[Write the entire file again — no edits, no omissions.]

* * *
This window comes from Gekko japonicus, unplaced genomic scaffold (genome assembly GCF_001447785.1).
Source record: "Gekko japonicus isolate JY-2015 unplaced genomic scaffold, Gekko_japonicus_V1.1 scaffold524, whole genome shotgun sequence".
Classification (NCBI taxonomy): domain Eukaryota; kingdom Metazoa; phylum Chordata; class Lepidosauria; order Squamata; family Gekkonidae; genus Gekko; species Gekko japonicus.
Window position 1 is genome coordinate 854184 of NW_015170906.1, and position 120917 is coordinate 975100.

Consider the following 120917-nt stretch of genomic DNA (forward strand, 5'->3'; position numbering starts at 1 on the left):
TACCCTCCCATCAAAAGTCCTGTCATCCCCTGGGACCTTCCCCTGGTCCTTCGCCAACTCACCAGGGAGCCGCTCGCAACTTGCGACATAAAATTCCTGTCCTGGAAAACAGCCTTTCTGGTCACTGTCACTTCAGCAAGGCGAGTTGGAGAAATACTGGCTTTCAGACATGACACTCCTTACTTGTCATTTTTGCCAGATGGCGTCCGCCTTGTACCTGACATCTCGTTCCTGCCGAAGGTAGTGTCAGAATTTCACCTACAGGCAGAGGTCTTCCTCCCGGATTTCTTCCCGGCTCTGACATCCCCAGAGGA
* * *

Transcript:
This window comes from Gekko japonicus, unplaced genomic scaffold (genome assembly GCF_001447785.1).
Source record: "Gekko japonicus isolate JY-2015 unplaced genomic scaffold, Gekko_japonicus_V1.1 scaffold524, whole genome shotgun sequence".
Classification (NCBI taxonomy): domain Eukaryota; kingdom Metazoa; phylum Chordata; class Lepidosauria; order Squamata; family Gekkonidae; genus Gekko; species Gekko japonicus.
Window position 1 is genome coordinate 854184 of NW_015170906.1, and position 120917 is coordinate 975100.

Consider the following 120917-nt stretch of genomic DNA (forward strand, 5'->3'; position numbering starts at 1 on the left):
TACCCTCCCATCAAAAGTCCTGTCATCCCCTGGGACCTTCCCCTGGTCCTTCGCCAACTCACCAGGGAGCCGCTCGCAACTTGCGACATAAAATTCCTGTCCTGGAAAACAGCCTTTCTGGTCACTGTCACTTCAGCAAGGCGAGTTGGAGAAATACTGGCTTTCAGACATGACACTCCTTACTTGTCATTTTTGCCAGATGGCGTCCGCCTTGTACCTGACATCTCGTTCCTGCCGAAGGTAGTGTCAGAATTTCACCTACAGGCAGAGGTCTTCCTCCCGGATTTCTTCCCGGCTCTGACATCCCCAGAGGA